ISTANBUL (Reuters) - A Turkish court ordered the release on Friday of a well-known academic and 15 other people who had been detained while on trial over accusations of links to Kurdish militants, state media reported.
The order appeared to be one of the first outcomes of legal reforms tightening up conditions for courts to hold people in jail before verdicts.
The changes were pushed through this month amid complaints by campaigners, and the country’s own prime minister, over the power of the country’s prosecutors.
Busra Ersanli, a professor from Istanbul’s Marmara University, is one of more than 200 defendants charged in the case which has drawn international criticism over Ankara’s record on freedom of speech.
They are accused of ties to the Union of Kurdistan Communities, which the indictment says is the urban wing of the militant separatist Kurdistan Workers Party (PKK). Ersanli rejects the charges.
State broadcaster TRT Haber said the court decided to release her and 15 others on Friday, though all remained on trial.
The PKK has waged an armed campaign against the state for autonomy in the mainly Kurdish southeast that has claimed more than 40,000 lives since 1984. It is labeled a terrorist group by Turkey, the United States and the European Union.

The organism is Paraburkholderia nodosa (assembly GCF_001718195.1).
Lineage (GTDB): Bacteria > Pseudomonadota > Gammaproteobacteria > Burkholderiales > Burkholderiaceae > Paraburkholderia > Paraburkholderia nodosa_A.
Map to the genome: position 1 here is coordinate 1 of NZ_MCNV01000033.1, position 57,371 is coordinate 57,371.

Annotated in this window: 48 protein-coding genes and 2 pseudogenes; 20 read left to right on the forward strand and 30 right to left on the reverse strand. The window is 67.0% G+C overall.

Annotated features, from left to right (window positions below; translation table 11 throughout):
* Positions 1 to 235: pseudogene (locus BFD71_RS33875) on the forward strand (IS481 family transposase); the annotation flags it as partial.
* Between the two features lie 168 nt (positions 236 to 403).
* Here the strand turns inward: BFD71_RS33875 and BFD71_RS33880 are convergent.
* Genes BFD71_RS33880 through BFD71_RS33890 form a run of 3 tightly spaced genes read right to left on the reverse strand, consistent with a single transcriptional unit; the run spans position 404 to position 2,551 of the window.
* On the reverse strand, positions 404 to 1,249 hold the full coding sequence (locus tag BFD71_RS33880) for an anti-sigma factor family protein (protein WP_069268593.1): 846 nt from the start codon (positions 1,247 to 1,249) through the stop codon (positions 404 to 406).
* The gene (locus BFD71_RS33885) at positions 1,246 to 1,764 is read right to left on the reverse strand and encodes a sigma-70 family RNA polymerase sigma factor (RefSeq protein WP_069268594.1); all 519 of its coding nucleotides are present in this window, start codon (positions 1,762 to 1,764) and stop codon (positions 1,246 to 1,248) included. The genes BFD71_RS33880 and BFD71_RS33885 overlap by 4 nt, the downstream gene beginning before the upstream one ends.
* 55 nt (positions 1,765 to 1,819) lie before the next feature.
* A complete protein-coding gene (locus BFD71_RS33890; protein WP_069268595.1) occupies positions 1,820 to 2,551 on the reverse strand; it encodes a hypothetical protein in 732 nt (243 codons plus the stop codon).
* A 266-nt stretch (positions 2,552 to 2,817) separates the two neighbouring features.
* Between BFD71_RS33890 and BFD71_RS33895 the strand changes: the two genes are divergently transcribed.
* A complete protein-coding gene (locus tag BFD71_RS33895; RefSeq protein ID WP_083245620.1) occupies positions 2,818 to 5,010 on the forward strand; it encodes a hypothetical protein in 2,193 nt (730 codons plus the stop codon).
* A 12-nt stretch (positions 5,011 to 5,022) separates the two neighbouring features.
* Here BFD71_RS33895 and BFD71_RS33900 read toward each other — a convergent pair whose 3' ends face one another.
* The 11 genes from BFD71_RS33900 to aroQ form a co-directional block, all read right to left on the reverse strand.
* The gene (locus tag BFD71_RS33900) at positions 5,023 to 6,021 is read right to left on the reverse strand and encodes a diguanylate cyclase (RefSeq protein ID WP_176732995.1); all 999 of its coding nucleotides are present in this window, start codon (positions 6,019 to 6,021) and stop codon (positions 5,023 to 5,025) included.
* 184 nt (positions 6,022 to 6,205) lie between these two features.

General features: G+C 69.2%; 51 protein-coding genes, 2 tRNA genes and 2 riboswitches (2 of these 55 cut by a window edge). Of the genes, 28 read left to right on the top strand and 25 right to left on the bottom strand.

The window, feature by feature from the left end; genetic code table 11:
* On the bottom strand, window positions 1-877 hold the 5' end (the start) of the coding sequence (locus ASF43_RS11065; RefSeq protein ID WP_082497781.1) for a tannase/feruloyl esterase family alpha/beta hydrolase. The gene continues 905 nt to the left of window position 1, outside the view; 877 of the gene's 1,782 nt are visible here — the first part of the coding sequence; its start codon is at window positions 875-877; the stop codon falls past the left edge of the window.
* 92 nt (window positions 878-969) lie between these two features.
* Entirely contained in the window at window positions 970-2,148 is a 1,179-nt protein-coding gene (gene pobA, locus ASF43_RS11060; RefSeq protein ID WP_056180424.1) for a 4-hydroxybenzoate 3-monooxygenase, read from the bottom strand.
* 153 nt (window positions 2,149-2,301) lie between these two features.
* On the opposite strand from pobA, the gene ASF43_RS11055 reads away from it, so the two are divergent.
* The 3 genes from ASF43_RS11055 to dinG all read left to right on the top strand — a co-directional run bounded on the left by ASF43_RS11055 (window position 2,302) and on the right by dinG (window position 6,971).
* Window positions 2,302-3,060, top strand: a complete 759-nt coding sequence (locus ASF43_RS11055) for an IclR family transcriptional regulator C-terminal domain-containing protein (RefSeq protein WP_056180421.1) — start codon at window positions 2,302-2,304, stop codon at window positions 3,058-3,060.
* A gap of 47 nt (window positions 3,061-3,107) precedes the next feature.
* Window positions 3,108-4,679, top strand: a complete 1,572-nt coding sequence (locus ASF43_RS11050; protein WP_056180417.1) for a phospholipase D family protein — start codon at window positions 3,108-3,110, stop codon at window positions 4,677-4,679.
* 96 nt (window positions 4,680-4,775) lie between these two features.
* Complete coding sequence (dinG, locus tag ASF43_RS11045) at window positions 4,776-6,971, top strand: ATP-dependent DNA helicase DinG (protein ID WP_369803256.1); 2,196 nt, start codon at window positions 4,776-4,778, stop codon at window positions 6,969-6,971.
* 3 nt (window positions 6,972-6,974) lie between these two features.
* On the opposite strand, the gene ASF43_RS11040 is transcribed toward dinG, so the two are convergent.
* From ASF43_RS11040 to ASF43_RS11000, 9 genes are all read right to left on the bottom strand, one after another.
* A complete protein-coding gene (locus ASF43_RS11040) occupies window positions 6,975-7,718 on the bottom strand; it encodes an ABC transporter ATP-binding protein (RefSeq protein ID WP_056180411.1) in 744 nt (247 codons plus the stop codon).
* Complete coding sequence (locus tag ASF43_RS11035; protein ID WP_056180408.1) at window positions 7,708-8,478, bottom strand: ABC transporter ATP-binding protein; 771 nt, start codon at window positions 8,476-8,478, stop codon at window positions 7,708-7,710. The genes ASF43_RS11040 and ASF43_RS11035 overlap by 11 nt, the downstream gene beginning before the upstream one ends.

The legal reforms were pushed rapidly through parliament before the summer recess.
Rights campaigners have repeatedly criticized the use of pre-trial detention saying some defendants had been jailed for years without a verdict in sight.
These reforms also abolished the Special Authority Courts which handle terrorism and conspiracy related trials.
Among the most high-profile defendants seeking release are former military chief General Ilker Basbug and two opposition MPs, jailed over the alleged Ergenekon coup plot. A court ruling on their continued detention may not come until the end of July.
The special courts, one of which is trying 100s of military officers in the “Sledgehammer” case, have helped rein in the once all-powerful army, which is firmly under civilian control after Prime Minister Tayyip Erdogan’s 10 years in power.
The court handling the “Sledgehammer” case, a plot which allegedly included plans to bomb mosques in Istanbul and trigger conflict with Greece to pave the way for an army takeover, rejected defendants’ release requests on Friday, media said.
Critics of the courts argue that they have been used to stifle dissent, with academics, journalists and other army officers among the hundreds being tried in the five-year-old case against the secularist Ergenekon network.
Erdogan himself has criticized the handling of conspiracy trials, accusing special prosecutors of acting as if they were “a different power within the state”.
After this month’s reform, any future cases concerning coups and terrorism-related crimes will be heard by regional high criminal courts, not special courts.
Writing by Daren Butler; Editing by Andrew Heavens